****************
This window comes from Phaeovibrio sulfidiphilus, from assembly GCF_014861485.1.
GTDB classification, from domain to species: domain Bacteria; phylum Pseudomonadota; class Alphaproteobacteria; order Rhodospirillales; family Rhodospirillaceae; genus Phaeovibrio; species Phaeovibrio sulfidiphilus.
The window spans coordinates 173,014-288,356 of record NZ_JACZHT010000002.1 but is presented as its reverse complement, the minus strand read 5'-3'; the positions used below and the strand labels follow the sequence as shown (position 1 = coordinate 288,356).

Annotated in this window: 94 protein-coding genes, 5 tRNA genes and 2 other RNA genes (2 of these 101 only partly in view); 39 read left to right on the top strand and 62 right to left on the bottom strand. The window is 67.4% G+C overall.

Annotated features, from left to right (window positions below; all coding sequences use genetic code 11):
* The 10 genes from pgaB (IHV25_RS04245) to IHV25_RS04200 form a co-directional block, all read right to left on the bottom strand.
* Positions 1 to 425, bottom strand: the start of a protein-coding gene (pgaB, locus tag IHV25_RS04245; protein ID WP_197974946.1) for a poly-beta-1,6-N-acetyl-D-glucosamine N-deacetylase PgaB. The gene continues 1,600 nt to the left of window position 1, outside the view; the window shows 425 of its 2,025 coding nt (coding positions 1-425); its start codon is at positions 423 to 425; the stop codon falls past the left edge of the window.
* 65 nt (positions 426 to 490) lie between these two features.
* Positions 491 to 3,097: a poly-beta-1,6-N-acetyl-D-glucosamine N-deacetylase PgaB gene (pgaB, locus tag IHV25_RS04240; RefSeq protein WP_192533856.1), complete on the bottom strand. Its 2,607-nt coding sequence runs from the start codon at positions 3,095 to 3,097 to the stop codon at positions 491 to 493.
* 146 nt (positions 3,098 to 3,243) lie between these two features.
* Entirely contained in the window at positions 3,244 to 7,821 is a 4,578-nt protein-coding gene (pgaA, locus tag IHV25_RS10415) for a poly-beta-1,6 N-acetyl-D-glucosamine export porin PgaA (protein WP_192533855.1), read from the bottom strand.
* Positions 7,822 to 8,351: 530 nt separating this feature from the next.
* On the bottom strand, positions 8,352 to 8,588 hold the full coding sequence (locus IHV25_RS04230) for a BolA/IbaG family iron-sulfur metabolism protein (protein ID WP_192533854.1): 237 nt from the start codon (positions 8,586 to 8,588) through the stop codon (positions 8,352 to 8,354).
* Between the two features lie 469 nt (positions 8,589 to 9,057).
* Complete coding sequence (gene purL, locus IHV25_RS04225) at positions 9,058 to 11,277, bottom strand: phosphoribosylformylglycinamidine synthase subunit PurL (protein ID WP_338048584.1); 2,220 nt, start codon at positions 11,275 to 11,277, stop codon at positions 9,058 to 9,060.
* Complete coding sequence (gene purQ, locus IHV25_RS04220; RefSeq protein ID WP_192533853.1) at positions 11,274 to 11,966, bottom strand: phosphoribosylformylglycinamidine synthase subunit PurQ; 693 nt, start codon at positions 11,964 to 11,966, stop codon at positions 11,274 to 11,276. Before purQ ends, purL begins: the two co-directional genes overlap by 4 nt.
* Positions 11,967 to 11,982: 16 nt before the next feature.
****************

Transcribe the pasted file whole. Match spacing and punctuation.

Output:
This window comes from Phaeovibrio sulfidiphilus, from assembly GCF_014861485.1.
GTDB classification, from domain to species: domain Bacteria; phylum Pseudomonadota; class Alphaproteobacteria; order Rhodospirillales; family Rhodospirillaceae; genus Phaeovibrio; species Phaeovibrio sulfidiphilus.
The window spans coordinates 173,014-288,356 of record NZ_JACZHT010000002.1 but is presented as its reverse complement, the minus strand read 5'-3'; the positions used below and the strand labels follow the sequence as shown (position 1 = coordinate 288,356).

Annotated in this window: 94 protein-coding genes, 5 tRNA genes and 2 other RNA genes (2 of these 101 only partly in view); 39 read left to right on the top strand and 62 right to left on the bottom strand. The window is 67.4% G+C overall.

Annotated features, from left to right (window positions below; all coding sequences use genetic code 11):
* The 10 genes from pgaB (IHV25_RS04245) to IHV25_RS04200 form a co-directional block, all read right to left on the bottom strand.
* Positions 1 to 425, bottom strand: the start of a protein-coding gene (pgaB, locus tag IHV25_RS04245; protein ID WP_197974946.1) for a poly-beta-1,6-N-acetyl-D-glucosamine N-deacetylase PgaB. The gene continues 1,600 nt to the left of window position 1, outside the view; the window shows 425 of its 2,025 coding nt (coding positions 1-425); its start codon is at positions 423 to 425; the stop codon falls past the left edge of the window.
* 65 nt (positions 426 to 490) lie between these two features.
* Positions 491 to 3,097: a poly-beta-1,6-N-acetyl-D-glucosamine N-deacetylase PgaB gene (pgaB, locus tag IHV25_RS04240; RefSeq protein WP_192533856.1), complete on the bottom strand. Its 2,607-nt coding sequence runs from the start codon at positions 3,095 to 3,097 to the stop codon at positions 491 to 493.
* 146 nt (positions 3,098 to 3,243) lie between these two features.
* Entirely contained in the window at positions 3,244 to 7,821 is a 4,578-nt protein-coding gene (pgaA, locus tag IHV25_RS10415) for a poly-beta-1,6 N-acetyl-D-glucosamine export porin PgaA (protein WP_192533855.1), read from the bottom strand.
* Positions 7,822 to 8,351: 530 nt separating this feature from the next.
* On the bottom strand, positions 8,352 to 8,588 hold the full coding sequence (locus IHV25_RS04230) for a BolA/IbaG family iron-sulfur metabolism protein (protein ID WP_192533854.1): 237 nt from the start codon (positions 8,586 to 8,588) through the stop codon (positions 8,352 to 8,354).
* Between the two features lie 469 nt (positions 8,589 to 9,057).
* Complete coding sequence (gene purL, locus IHV25_RS04225) at positions 9,058 to 11,277, bottom strand: phosphoribosylformylglycinamidine synthase subunit PurL (protein ID WP_338048584.1); 2,220 nt, start codon at positions 11,275 to 11,277, stop codon at positions 9,058 to 9,060.
* Complete coding sequence (gene purQ, locus IHV25_RS04220; RefSeq protein ID WP_192533853.1) at positions 11,274 to 11,966, bottom strand: phosphoribosylformylglycinamidine synthase subunit PurQ; 693 nt, start codon at positions 11,964 to 11,966, stop codon at positions 11,274 to 11,276. Before purQ ends, purL begins: the two co-directional genes overlap by 4 nt.
* Positions 11,967 to 11,982: 16 nt before the next feature.